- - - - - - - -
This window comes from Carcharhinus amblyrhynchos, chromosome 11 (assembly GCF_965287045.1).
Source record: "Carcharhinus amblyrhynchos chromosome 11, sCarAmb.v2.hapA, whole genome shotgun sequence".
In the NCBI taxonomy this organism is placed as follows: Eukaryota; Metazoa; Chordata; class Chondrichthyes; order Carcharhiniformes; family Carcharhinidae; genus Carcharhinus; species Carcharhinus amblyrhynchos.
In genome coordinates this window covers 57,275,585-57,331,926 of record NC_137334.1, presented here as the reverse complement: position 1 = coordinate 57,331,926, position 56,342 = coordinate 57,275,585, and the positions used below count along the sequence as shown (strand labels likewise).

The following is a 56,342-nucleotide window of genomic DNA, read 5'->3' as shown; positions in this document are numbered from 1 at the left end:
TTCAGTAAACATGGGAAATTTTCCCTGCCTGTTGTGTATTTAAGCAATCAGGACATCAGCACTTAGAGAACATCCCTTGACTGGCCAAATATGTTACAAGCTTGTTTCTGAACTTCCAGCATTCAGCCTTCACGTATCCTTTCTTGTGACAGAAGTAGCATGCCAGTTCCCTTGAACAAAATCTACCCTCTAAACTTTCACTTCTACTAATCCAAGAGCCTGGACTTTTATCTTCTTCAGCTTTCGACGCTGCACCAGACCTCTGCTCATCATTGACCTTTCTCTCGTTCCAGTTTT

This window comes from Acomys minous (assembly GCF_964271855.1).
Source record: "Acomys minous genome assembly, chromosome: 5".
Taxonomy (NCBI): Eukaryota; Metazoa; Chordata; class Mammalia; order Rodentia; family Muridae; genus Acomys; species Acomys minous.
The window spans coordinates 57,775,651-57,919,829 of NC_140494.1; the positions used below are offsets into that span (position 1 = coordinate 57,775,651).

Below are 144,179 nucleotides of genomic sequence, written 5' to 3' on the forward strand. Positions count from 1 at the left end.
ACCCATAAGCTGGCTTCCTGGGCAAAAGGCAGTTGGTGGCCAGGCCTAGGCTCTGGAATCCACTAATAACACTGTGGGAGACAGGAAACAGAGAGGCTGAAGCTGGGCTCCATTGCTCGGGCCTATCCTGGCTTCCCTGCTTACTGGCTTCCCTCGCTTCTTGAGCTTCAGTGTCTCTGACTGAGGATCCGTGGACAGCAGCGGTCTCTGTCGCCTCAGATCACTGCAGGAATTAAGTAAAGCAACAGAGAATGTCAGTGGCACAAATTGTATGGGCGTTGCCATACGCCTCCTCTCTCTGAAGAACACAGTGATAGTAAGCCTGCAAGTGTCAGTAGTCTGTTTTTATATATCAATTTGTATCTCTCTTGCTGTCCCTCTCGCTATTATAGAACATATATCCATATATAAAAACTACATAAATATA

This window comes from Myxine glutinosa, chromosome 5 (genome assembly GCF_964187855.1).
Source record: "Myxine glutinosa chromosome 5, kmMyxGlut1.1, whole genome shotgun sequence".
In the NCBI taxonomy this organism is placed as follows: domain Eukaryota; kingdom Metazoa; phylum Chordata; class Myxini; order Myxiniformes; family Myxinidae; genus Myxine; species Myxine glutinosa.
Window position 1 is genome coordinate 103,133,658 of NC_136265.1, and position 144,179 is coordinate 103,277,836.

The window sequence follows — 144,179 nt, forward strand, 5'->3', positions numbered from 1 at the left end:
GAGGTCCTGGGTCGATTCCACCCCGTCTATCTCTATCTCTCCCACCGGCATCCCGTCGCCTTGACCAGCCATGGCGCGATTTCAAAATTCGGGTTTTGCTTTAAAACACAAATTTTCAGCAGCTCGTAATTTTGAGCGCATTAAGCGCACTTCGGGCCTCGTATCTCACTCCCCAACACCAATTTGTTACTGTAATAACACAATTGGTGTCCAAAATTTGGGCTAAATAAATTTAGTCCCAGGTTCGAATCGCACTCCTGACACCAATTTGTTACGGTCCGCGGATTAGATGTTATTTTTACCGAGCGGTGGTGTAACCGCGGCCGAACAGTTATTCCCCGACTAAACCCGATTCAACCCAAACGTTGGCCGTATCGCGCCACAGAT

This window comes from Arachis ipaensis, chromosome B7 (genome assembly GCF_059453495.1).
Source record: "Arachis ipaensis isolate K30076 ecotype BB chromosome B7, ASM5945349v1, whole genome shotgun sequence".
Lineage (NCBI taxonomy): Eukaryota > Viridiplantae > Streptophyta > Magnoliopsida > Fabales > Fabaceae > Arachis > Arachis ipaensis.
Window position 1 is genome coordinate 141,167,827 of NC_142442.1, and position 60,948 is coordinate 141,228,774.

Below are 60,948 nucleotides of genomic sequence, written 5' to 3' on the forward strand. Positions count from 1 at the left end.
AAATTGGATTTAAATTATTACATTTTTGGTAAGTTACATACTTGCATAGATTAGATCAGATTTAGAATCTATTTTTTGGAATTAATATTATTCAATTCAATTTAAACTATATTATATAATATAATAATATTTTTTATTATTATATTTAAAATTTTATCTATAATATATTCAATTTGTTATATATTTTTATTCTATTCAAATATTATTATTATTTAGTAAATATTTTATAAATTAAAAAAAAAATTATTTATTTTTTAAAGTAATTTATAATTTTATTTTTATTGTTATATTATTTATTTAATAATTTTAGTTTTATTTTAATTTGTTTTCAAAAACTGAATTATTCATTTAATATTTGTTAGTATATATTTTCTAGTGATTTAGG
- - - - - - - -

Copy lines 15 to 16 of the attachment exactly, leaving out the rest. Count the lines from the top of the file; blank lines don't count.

In the NCBI taxonomy this organism is placed as follows: domain Eukaryota; kingdom Metazoa; phylum Chordata; class Myxini; order Myxiniformes; family Myxinidae; genus Myxine; species Myxine glutinosa.
Window position 1 is genome coordinate 103,133,658 of NC_136265.1, and position 144,179 is coordinate 103,277,836.